Uber Acquires New AI Lab

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Uber envisions a future in which a fleet of vehicles can make the most complex maneuvers while carting passengers around without the help of a driver. To achieve that, cars will need to get a whole lot smarter.

Enter Gary Marcus and Zoubin Ghahraman. The two men are being appointed as co-directors of Uber’s new in-house research arm on artificial intelligence, which the ride-hailing company unveiled on Monday. The research arm’s aim is to apply A.I. in areas like self-driving vehicles, along with solving other technological challenges through machine learning.

The two are joining Uber through an acquisition of their start-up, Geometric Intelligence. Unlike most A.I. start-ups that generally follow one method of study of artificial intelligence, Geometric Intelligence takes a multidisciplinary approach to the field.

All 15 people from the start-up will be absorbed by Uber. Terms of the deal were not disclosed.

The acquisition and new research arm, which will be called Uber’s A.I. Labs, exemplifies how seriously Silicon Valley tech companies are betting on artificial intelligence. Google, Facebook and others have also pushed into artificial intelligence, which underlies voice recognition software, digital assistants like Amazon’s Alexa and Apple’s Siri, and technologies like self-driving cars. Many companies are racing to bring on new A.I. talent to compete against one another.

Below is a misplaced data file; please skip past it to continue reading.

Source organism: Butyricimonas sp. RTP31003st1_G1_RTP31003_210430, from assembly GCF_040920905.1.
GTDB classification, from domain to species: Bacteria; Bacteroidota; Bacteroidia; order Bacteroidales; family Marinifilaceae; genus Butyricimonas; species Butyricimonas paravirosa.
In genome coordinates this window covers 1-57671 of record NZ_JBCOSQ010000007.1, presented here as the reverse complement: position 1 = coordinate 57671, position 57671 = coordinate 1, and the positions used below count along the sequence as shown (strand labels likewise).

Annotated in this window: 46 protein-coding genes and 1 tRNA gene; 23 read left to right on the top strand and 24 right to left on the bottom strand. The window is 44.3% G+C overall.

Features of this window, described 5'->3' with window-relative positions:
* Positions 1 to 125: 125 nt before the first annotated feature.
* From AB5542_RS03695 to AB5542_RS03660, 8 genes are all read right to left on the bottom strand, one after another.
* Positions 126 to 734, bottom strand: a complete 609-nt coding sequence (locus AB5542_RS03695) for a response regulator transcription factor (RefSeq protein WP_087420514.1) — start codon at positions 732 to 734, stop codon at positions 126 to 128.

“Every major company realizes how essential A.I. is to what they’re doing,” Dr. Marcus said in an interview. “Because of the scale of data people are operating on, even the smallest gains in efficiency can turn out enormous changes at these companies, especially in terms of profit.”

With the Geometric Intelligence deal, Uber, which is now valued at close to $70 billion, said it hoped that Dr. Marcus’s team could harness the wealth of data it collects from the millions of daily Uber rides. The company wants to use the data to make major advances in how computers behind self-driving vehicles think and make decisions on the road.

Read the source article at The New York Times